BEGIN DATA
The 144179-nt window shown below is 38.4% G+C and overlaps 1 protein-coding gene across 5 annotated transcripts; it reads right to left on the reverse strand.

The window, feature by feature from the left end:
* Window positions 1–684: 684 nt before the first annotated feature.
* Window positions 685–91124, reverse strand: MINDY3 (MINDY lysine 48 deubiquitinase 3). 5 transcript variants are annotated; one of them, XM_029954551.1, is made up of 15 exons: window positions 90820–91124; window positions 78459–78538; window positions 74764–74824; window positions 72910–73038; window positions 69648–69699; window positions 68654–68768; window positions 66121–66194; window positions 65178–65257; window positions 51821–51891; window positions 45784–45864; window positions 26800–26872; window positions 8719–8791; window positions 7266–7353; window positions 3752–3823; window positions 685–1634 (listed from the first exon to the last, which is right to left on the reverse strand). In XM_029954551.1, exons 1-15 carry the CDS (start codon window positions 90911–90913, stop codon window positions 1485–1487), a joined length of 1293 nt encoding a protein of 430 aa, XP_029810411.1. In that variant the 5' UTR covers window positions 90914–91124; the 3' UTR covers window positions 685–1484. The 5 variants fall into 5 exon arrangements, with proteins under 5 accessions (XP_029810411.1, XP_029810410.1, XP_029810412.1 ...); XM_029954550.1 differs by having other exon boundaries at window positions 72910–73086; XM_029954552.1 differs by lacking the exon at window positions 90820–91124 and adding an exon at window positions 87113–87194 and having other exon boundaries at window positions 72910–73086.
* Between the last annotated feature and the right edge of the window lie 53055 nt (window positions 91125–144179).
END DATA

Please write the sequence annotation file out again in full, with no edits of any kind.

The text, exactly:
The 144179-nt window shown below is 38.4% G+C and overlaps 1 protein-coding gene across 5 annotated transcripts; it reads right to left on the reverse strand.

The window, feature by feature from the left end:
* Window positions 1–684: 684 nt before the first annotated feature.
* Window positions 685–91124, reverse strand: MINDY3 (MINDY lysine 48 deubiquitinase 3). 5 transcript variants are annotated; one of them, XM_029954551.1, is made up of 15 exons: window positions 90820–91124; window positions 78459–78538; window positions 74764–74824; window positions 72910–73038; window positions 69648–69699; window positions 68654–68768; window positions 66121–66194; window positions 65178–65257; window positions 51821–51891; window positions 45784–45864; window positions 26800–26872; window positions 8719–8791; window positions 7266–7353; window positions 3752–3823; window positions 685–1634 (listed from the first exon to the last, which is right to left on the reverse strand). In XM_029954551.1, exons 1-15 carry the CDS (start codon window positions 90911–90913, stop codon window positions 1485–1487), a joined length of 1293 nt encoding a protein of 430 aa, XP_029810411.1. In that variant the 5' UTR covers window positions 90914–91124; the 3' UTR covers window positions 685–1484. The 5 variants fall into 5 exon arrangements, with proteins under 5 accessions (XP_029810411.1, XP_029810410.1, XP_029810412.1 ...); XM_029954550.1 differs by having other exon boundaries at window positions 72910–73086; XM_029954552.1 differs by lacking the exon at window positions 90820–91124 and adding an exon at window positions 87113–87194 and having other exon boundaries at window positions 72910–73086.
* Between the last annotated feature and the right edge of the window lie 53055 nt (window positions 91125–144179).